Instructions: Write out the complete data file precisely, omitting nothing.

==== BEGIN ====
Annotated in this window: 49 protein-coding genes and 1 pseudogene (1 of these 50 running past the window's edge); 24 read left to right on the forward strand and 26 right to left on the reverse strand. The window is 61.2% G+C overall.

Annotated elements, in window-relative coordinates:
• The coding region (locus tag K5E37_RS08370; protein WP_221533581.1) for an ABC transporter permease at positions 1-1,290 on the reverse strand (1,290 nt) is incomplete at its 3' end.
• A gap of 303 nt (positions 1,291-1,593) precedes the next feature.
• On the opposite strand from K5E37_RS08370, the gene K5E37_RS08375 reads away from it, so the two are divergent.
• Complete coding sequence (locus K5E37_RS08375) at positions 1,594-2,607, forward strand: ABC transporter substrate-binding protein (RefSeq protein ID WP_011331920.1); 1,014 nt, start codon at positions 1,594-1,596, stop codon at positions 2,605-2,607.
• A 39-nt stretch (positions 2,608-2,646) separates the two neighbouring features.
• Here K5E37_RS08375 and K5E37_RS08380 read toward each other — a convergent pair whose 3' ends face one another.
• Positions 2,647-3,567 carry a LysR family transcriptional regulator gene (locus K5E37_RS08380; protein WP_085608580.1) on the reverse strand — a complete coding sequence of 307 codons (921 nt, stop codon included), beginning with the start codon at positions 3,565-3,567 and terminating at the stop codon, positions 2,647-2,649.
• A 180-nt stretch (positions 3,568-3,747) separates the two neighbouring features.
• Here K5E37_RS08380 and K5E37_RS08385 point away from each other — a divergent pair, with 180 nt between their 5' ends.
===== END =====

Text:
Annotated in this window: 49 protein-coding genes and 1 pseudogene (1 of these 50 running past the window's edge); 24 read left to right on the forward strand and 26 right to left on the reverse strand. The window is 61.2% G+C overall.

Annotated elements, in window-relative coordinates:
• The coding region (locus tag K5E37_RS08370; protein WP_221533581.1) for an ABC transporter permease at positions 1-1,290 on the reverse strand (1,290 nt) is incomplete at its 3' end.
• A gap of 303 nt (positions 1,291-1,593) precedes the next feature.
• On the opposite strand from K5E37_RS08370, the gene K5E37_RS08375 reads away from it, so the two are divergent.
• Complete coding sequence (locus K5E37_RS08375) at positions 1,594-2,607, forward strand: ABC transporter substrate-binding protein (RefSeq protein ID WP_011331920.1); 1,014 nt, start codon at positions 1,594-1,596, stop codon at positions 2,605-2,607.
• A 39-nt stretch (positions 2,608-2,646) separates the two neighbouring features.
• Here K5E37_RS08375 and K5E37_RS08380 read toward each other — a convergent pair whose 3' ends face one another.
• Positions 2,647-3,567 carry a LysR family transcriptional regulator gene (locus K5E37_RS08380; protein WP_085608580.1) on the reverse strand — a complete coding sequence of 307 codons (921 nt, stop codon included), beginning with the start codon at positions 3,565-3,567 and terminating at the stop codon, positions 2,647-2,649.
• A 180-nt stretch (positions 3,568-3,747) separates the two neighbouring features.
• Here K5E37_RS08380 and K5E37_RS08385 point away from each other — a divergent pair, with 180 nt between their 5' ends.